If you observe a newborn baby you will see that it is always in constant motion while awake. From the first day the baby tries to understand its environment. The movements of the limbs is really a baby questioning his world: how does this feel? It tries to move itself towards the feel good state. It does not have to be taught to do it. In a way the learning process is driven by the baby from the first day. We do not recognise this because the question asking is non-verbal, but the baby is constantly exploring and gathering information from the environment surrounding it. When the baby becomes a toddler and still can not speak he continues exploring the world by pointing fingers at things, waiting for them to be named and explained to him.

Yet in many countries this questioning pattern is broken at school by the education system. Education is usually based on a different definition of intelligence. It considers pupils as dumb and empty when they enter school. In school the pupils are taught information as if it has to be ‘put into’ their heads so that they can become smart and intelligent. Such education system is neglecting the fact that intelligence comes from the bottom up to the top, not the other way around.

That is why education only works if the student is curious. If he is asking a question then he is ready to understand the answer. If there is only one way flow of information from teacher to student then nothing can be taught. Maybe that is the reason why we hardly ever learn anything new from TV. When we are watching it we are flooded with answers about the questions that we never really asked in the first place.

Our AI models are being constructed using the same outdated education pattern. The neural networks are passive in their nature. They are ‘dumb’ and rigorous training has to be performed on them with huge data sets in order for them to learn how to perform a certain task. After being flooded with information they are able to answer specific questions. But they still lack the ability the newborn has — to question their current environment.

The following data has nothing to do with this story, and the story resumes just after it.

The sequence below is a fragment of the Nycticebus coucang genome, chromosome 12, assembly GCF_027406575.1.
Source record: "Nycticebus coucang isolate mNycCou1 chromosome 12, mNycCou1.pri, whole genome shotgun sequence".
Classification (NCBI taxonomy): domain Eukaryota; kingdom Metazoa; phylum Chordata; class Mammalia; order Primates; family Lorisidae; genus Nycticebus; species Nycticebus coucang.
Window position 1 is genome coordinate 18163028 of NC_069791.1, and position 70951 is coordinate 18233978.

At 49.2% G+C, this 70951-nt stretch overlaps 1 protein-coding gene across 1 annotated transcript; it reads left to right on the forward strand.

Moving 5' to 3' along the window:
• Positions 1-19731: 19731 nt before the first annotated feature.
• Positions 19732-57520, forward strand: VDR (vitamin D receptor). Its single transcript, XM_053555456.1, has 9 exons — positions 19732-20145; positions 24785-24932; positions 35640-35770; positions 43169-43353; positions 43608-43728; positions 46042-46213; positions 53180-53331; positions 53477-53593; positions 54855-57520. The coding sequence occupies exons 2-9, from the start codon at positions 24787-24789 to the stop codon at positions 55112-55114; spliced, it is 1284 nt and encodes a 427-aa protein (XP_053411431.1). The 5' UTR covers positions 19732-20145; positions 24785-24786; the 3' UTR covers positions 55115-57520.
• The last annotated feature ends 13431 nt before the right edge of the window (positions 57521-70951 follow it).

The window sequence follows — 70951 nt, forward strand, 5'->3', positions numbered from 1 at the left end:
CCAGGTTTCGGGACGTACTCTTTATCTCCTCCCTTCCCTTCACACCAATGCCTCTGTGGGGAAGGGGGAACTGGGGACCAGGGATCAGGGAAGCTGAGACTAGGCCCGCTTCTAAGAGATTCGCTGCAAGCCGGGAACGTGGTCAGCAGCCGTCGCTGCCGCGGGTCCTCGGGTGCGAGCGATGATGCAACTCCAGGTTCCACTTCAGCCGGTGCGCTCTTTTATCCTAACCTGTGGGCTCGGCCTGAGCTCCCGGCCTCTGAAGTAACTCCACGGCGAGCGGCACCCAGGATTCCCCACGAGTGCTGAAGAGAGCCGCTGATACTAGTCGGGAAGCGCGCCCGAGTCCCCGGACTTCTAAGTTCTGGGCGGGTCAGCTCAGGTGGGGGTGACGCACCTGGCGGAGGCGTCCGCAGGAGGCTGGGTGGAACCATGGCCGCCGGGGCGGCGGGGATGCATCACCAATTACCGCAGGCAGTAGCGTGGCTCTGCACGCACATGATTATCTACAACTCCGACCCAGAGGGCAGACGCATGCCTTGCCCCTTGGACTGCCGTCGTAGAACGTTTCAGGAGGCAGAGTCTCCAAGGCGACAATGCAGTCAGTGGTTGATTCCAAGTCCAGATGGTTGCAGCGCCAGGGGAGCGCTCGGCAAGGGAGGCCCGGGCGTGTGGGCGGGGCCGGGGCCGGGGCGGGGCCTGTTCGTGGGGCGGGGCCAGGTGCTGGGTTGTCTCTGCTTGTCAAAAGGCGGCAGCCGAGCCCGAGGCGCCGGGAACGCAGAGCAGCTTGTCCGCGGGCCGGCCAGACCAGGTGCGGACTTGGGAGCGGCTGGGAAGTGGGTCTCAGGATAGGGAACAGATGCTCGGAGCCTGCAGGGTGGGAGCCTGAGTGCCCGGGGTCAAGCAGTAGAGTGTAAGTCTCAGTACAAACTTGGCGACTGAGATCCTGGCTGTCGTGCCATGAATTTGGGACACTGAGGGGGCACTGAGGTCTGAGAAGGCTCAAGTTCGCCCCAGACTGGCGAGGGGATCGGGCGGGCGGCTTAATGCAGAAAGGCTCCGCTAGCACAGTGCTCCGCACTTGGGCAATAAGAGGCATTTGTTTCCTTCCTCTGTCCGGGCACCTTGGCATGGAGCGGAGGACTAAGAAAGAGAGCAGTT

So if we want to construct general purpose AI the question asking has to start from the beginning non-verbally and grow up to abstractions and language from that bottom point. This implies the necessity of body. Body is the ground in which the mind grows. It gives a way to start learning. If the abstractions that are learnt by AI are not rooted in our non-verbal physical reality then they can not be truly universal.

Currently the progress of robotics is lagging behind artificial neural networks. We can only construct robust robots with a few sensors and several motors. To the contrary human fingertips have approximately 2500 receptors per square centimetre. There are large dedicated areas in our brains for processing all this sensory input. If we could construct an exceptionally sensitive and agile robot with a DNN and enable it to explore its environment this creation could become the first universal learning AI.

After all, it looks to me that the nature of true intelligence is not the ability to give an answer, but to ask the right question. Non-verbal questioning using body is natural to every sentient being. It might be the fabric and essence of all intelligent behaviour as we know it.